diced tomatoes, capers, and bay leaf to
the rest of the crockpot.
Place on low for 6-8 hours or high for
5-7 hours.
When your ropa vieja is almost done,
it’s time to cook your rice
Add your chopped cauliflower to a food
processor with the shredding attachment. And rice all the cauliflower up.
Add your diced bacon to a large
saucepan and cook down up bacon has
browned and cooked almost completely
Then add your cauliflower, tomato
sauce and spices to the saucepan. Mix
thoroughly then cover.
Let cook for about 10-12 minutes, stirring randomly to help incorporate all
the flavors.
Once your ropa vieja is done cooking,
use a couple fork to shred your beef in
the crockpot. Serve ropa vieja on top of
cuban cauliflower rice.
One-Pot Chicken
Fajita Pasta
2 tsp olive oil
1 lb boneless, skinless chicken breasts, cut
into bite-sized pieces
1 tsp kosher salt
1 1/2 tsp ground cumin
1 tsp paprika
1/2 tsp chili powder
1/2 tsp garlic powder
1 large white onion, sliced
1 large red bell pepper, sliced
1 large yellow bell pepper, sliced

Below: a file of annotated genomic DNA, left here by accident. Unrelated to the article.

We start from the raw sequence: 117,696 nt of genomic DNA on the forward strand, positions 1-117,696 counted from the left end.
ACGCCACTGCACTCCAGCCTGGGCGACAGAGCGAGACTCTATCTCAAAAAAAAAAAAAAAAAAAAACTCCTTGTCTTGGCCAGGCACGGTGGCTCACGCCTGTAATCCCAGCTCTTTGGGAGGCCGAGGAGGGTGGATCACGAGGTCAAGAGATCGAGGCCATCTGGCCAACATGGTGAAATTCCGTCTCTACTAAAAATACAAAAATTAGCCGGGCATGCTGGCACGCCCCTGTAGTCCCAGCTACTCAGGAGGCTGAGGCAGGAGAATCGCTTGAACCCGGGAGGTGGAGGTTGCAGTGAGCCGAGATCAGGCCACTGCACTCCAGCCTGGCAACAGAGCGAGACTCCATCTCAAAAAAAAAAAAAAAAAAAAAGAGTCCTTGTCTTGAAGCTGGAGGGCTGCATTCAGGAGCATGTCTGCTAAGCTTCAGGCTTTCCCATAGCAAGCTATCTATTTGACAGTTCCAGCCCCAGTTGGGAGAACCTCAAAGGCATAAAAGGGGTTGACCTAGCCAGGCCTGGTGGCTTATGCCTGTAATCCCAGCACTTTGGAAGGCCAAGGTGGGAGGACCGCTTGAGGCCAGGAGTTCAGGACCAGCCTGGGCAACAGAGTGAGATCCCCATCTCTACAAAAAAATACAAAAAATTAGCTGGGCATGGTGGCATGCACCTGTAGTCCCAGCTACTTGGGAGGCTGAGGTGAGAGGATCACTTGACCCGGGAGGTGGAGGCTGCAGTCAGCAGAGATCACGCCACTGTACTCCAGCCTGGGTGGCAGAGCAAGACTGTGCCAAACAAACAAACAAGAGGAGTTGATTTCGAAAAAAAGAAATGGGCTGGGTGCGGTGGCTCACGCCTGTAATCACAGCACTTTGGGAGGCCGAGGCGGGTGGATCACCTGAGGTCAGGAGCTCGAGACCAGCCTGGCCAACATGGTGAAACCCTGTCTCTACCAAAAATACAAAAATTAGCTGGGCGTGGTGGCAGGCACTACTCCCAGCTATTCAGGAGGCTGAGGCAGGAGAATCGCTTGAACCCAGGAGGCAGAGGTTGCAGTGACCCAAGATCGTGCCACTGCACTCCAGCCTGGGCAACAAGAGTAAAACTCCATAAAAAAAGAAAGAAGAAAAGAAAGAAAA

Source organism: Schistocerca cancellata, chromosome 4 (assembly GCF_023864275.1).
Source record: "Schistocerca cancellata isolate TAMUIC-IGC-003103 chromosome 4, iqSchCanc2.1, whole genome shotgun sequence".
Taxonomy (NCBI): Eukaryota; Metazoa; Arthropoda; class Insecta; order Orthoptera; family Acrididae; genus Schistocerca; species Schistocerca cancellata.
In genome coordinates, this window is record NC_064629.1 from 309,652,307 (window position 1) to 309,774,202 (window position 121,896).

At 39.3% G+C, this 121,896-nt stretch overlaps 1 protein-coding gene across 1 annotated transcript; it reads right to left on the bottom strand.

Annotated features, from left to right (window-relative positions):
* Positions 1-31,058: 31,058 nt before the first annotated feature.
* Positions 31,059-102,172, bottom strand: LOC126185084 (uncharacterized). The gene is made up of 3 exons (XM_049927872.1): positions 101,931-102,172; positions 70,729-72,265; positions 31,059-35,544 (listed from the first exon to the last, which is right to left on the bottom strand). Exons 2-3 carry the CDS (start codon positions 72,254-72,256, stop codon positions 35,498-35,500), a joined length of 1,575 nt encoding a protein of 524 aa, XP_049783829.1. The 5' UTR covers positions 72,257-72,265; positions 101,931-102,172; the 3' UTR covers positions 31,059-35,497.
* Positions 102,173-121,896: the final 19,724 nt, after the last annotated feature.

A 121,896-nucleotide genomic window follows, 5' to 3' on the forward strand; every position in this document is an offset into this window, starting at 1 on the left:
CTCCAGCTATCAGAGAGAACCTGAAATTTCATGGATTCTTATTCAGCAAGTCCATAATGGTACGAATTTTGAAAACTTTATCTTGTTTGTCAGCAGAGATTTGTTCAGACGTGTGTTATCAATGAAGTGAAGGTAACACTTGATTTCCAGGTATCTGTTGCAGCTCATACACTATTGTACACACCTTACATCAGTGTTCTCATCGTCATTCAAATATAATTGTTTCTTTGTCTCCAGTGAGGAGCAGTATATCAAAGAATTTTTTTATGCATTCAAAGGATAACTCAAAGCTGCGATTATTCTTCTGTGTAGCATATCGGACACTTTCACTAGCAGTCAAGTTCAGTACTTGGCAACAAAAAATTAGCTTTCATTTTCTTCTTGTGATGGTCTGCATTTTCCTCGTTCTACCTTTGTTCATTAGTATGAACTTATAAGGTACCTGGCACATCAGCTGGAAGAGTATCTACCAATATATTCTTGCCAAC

3 cloves garlic, minced
2 cups less-sodium chicken broth
1 (10-oz) can Mild Ro-Tel Diced Tomatoes &
Green Chiles
7 oz pasta (use gluten-free pasta for GF)
1/2 cup light sour cream
1 scallion, diced
2 tablespoons chopped cilantro
4 oz diced avocado (from 1 small)
Season chicken with 3/4 tsp salt, 1 tsp cumin,
1/2 tsp paprika, 1/4 tsp chili powder and 1/4
tsp garlic powder. In a large deep nonstick
skillet, heat 1 teaspoon olive oil over high heat.
When the oil is very hot, add the chicken and
cook until browned, stirring about 5 to 6 minutes. Transfer to a plate and set aside. Reduce
heat to medium, add the remaining teaspoon
of olive oil to the skillet. When the oil is hot,
add the onions, bell peppers, and remaining
1/2 tsp cumin, 1/2 tsp paprika, 1/4
tsp chili powder and 1/4 tsp garlic
powder, 1/4 tsp salt. Cook, stirring
occasionally, until soft, about 10
minutes. Add minced garlic, and stir
until fragrant and well combined,
about 30 seconds. Remove from heat
and transfer to the plate with the